Wednesday, December 07, 2016
Trump Knows Best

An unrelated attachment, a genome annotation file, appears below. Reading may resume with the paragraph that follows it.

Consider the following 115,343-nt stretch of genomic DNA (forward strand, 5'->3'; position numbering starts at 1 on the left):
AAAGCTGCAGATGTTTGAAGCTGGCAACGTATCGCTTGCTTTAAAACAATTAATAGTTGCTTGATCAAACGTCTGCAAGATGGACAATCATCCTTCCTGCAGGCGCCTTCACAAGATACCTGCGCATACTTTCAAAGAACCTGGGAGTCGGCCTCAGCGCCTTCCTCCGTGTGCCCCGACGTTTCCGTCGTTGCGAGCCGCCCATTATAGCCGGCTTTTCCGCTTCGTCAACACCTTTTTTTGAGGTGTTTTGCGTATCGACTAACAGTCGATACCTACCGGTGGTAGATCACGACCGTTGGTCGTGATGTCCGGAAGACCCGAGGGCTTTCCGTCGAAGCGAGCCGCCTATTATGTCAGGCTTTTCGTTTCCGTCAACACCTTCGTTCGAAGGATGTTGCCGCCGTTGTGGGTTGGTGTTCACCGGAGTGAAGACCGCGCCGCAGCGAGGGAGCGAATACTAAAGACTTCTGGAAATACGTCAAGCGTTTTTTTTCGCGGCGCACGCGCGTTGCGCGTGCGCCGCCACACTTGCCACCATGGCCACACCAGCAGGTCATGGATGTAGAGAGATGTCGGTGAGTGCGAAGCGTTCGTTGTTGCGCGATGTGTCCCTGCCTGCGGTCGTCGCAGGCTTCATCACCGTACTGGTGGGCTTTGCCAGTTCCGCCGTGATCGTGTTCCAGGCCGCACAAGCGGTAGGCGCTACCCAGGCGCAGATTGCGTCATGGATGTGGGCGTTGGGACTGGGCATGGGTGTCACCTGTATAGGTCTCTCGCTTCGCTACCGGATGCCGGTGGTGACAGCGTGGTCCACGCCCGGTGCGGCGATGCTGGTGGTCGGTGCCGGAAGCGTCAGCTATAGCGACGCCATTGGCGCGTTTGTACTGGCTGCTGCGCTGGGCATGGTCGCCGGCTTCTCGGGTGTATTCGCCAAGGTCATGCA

President-Elect Trump claims that he knows better than all of the generals, ambassadors, scholars, theorists, and other experts on almost every major issue. The exception is cyber, which should not be surprising for any 70-year-old man. However, all is not lost. His 10-year-old son is “very good with computers, it’s unbelievable”. If this sounds a little bit too harsh, it may be from my biased perspective. After all, by enrolling in the Patterson School, I set myself out from the general population as a wannabe foreign policy expert. From my perspective, to even get to the place to where I would have the unique privilege of being snubbed by the Donald would require at least a decade of exemplary service. What is that to say for the entry-level civil servant, the intelligence analyst on their first assignment, or a fresh Ph.D. just starting out at a public think tank? Just kidding, we’re instituting a hiring freeze, those jobs don’t exist. Now this attitude is not just my personal disdain for an administration set to scorn me and many other aspiring foreign policy professionals. In fact, it’s an opposition to the general opinion the brought Trump into office. That those who spend years studying public policy, national security, and foreign affairs know less about their fields than the average Chief Executive Officer. It is as if the specialized research and focus that is required to break into this field do not even matter. After all, the same skills that make you successful in business make you successful in nuclear policy, right? It would be okay if the attitude was the only thing that we had to contend with. That much is bearable. Even engineers have to take jokes about their profession as a whole, and try asking an IT contractor when the last time their clients tried to belittle their efforts was. Neither of these fields, however, as in danger of facing a hiring freeze by the main employer in their fields. It’s as if United Auto Workers just learned that the “Big Three” were no longer hiring, Toyota was leaving America, and German manufacturers were heading to Mexico. Outside of a personal economic incentive, this portends a future skills gap when these professionals are needed again. After all, the people that Trump does not need to brief him now will not get the necessary experience elsewhere (the supply on presidents is extremely limited) and agencies that lose personnel during a hiring freeze only to have to replace them all at once will be hurting in the long term with staffing issues. In conclusion, public opinion has picked a leader that will only hurt the country in the long run. The idea that skills in one area, such as neurosurgery, will transfer into something completely divergent and policy related is absurd. Government bodies that will face a hiring freeze will see an unbalanced labor pool at the bottom fighting for scant promotions. Professionals will be unable to get the necessary experience and ultimately the government will lose out.